Are Empirically Supported Treatments Valid for Ethnic Minorities? Toward an Alternative Approach for Treatment Research

Cultural Diversity and Ethnic Minority Psychology (Impact Factor: 1.36). 12/2001; 7(4):328-42. DOI: 10.1037/1099-9809.7.4.328
Source: PubMed


The psychological community has given considerable attention to the problem of establishing empirically supported treatments (ESTs). The authors argue that a scientific practice that discriminates against some approaches to knowledge undermines the EST's relevance for communities of color. They examine the EST project's contribution to knowledge of effective treatments for ethnic minorities by considering both how knowledge is constructed and the limits of research (e.g., external validity). Alternatives on how to best contribute to treatment research of clinical utility with diverse populations are articulated. An approach for treatment research, derived from an integration of the hypothesis-testing and discovery-oriented research approaches, is presented, and recommendations to advance treatment research with ethnic minority communities are offered.

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Available from: Guillermo Bernal
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    • "Beyond the practice itself, other factors related to culture that are believed to influence Latino client experiences with services may include language of service delivery and ethnicity of the provider (or ethnic match between the client and provider). These are in addition to the cultural competence of an agency, achieved through policies and training in culturally responsive practices that improve communication, reduce value conflicts and enhance client engagement and satisfaction (Bernal and Scharron del Rio, 2001; Barona and Santos de Barona, 2003; McCabe, 2002; Kumpfer et al., 2002; Sue et al., 1994). Clients of Latino ethnicity in particular may face unique linguistic, cultural, attitudinal and socio-political barriers to establishing relationships with providers and engaging in services during the delivery of standardised practices (Bernal et al., 1995; McCabe, 2002; Lau, 2006; Barona and Santos de Barona, 2003). "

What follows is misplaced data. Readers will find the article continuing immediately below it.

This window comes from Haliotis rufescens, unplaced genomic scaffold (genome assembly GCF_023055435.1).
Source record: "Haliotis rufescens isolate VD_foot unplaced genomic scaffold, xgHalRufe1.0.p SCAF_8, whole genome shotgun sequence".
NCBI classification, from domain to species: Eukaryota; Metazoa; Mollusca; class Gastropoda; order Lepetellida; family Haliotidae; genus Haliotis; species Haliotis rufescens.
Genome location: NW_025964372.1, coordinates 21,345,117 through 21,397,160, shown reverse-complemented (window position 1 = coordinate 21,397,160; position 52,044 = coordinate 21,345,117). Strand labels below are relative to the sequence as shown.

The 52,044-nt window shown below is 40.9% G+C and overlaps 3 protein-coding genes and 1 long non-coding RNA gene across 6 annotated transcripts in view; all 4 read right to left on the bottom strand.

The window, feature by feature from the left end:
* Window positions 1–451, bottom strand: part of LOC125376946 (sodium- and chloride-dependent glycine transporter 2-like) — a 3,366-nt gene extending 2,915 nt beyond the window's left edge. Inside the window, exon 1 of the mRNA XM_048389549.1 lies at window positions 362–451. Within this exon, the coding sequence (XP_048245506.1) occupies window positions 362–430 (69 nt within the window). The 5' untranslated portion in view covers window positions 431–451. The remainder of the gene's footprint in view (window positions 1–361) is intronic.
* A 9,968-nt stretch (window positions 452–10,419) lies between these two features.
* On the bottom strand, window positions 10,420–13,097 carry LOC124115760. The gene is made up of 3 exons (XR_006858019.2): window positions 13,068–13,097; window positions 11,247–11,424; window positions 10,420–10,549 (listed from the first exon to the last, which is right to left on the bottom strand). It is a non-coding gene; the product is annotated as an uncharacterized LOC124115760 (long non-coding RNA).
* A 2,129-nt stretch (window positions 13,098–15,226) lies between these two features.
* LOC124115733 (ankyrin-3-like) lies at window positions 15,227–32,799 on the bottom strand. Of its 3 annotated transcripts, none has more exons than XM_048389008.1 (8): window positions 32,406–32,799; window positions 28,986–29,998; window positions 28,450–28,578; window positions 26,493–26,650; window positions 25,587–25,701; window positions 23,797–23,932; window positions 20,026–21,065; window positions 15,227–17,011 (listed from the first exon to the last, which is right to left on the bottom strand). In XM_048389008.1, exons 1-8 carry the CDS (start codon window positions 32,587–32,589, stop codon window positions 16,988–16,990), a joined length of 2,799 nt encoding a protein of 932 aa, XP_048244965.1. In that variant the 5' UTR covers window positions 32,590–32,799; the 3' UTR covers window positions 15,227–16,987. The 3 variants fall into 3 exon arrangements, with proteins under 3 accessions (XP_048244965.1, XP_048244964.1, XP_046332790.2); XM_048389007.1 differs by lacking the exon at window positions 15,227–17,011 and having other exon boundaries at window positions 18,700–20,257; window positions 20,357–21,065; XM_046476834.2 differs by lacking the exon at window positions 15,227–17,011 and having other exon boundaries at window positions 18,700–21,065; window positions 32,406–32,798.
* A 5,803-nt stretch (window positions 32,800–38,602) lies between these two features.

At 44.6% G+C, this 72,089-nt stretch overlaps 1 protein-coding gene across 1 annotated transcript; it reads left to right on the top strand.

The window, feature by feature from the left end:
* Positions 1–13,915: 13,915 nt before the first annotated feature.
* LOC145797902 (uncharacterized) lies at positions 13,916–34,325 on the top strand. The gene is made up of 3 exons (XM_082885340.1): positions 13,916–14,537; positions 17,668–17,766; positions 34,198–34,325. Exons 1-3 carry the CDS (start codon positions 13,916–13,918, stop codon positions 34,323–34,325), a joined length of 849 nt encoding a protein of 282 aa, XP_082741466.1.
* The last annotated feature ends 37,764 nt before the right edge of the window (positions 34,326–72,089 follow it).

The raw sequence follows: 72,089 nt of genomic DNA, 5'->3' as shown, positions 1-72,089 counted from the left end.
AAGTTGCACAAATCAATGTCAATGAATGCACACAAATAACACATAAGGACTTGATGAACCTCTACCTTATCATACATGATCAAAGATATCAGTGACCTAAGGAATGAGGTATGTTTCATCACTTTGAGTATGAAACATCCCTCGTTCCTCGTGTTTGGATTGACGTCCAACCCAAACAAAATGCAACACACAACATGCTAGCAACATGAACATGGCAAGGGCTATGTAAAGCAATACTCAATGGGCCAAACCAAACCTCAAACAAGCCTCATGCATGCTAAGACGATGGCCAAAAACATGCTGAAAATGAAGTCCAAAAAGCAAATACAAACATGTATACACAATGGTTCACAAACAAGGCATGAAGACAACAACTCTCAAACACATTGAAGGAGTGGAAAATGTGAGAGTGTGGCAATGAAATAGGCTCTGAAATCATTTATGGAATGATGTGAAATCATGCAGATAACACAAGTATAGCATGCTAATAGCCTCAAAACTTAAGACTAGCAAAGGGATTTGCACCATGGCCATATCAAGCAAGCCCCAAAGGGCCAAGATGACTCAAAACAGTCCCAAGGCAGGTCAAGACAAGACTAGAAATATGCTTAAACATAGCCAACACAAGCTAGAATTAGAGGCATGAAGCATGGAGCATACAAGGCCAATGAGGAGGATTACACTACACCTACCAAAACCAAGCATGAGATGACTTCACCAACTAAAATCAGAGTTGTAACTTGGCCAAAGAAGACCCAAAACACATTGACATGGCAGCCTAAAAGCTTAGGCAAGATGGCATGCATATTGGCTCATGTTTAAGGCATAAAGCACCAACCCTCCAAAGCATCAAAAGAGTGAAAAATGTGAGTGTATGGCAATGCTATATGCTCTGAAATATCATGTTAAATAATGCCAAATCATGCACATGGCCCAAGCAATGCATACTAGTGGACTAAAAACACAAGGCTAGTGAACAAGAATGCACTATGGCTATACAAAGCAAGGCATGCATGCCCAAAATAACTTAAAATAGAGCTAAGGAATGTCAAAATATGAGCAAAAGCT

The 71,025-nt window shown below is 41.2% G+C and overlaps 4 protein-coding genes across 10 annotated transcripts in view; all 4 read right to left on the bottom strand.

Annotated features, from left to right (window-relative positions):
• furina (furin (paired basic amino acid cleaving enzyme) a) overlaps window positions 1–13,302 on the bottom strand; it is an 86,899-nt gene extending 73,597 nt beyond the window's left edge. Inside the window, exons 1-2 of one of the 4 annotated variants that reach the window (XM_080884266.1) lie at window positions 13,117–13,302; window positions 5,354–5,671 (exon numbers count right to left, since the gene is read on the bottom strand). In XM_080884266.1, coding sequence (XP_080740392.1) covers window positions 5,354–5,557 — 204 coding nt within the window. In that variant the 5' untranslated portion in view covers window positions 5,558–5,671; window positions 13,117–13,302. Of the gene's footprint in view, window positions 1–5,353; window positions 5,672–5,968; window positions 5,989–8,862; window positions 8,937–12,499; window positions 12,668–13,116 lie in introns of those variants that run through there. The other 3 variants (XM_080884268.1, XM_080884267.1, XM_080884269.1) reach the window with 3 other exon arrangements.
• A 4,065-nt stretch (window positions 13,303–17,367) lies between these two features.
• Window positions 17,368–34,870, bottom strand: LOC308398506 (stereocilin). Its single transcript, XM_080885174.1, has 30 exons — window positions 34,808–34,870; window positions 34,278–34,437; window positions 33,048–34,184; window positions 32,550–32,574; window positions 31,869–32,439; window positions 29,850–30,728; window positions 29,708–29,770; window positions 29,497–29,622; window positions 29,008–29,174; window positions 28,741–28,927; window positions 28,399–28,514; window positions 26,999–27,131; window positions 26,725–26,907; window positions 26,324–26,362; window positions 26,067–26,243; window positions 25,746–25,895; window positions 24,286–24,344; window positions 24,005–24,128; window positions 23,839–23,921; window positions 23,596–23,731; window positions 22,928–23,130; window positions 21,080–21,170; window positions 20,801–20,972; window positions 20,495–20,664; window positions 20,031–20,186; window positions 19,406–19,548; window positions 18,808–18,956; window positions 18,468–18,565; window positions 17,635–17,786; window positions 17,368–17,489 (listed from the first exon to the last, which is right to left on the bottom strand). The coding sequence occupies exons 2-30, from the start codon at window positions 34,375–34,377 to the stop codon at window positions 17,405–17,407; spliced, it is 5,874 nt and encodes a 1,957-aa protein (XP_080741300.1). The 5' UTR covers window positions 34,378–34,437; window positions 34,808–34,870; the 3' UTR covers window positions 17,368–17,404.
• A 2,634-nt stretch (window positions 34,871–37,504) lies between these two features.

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    ABSTRACT: Purpose: The purpose of this paper is to examine the experiences of Latino clients following a naturalistic cultural adaptation made to SafeCare, an evidence-based home visiting intervention designed to address specific linguistic and cultural issues affecting the Latino community during implementation in San Diego County, California. Design/methodology/approach: Hierarchical linear models examined whether Latino clients experienced differences in perceptions of SafeCare delivery, working relationship with the home visitor and satisfaction with services when compared with non-Latino clients and whether language of service delivery and provider-client ethnic match were related to Latino clients' experiences of the intervention. Findings: Overall, across several different dimensions, there was No decrement in experience with SafeCare for Latino clients compared to non-Latino ones, implying that adaptations made locally adequately engaged Latino and Spanish-speaking clients in services without compromising perceived adherence to the programme model. Research limitations/implications: Because this was a non-experimental study, conclusions could not be drawn as to whether the locally adapted SafeCare would fare better in Latino client ratings than SafeCare unadapted. However, the findings are important because they contradict concerns that EBPs may not be relevant to diverse client groups, and support the idea that when adaptations are made, it is possible to maintain adherence at the same level of adherence as when the programme is delivered in its non-adapted form. Originality/value: The study explicitly documents and generates knowledge around an organic adaptation made in a community to an evidence-based intervention for a client group about whom there has been documented concern regarding the relevance of and engagement in services.
    Preview · Article · Dec 2014 · Journal of Children's Services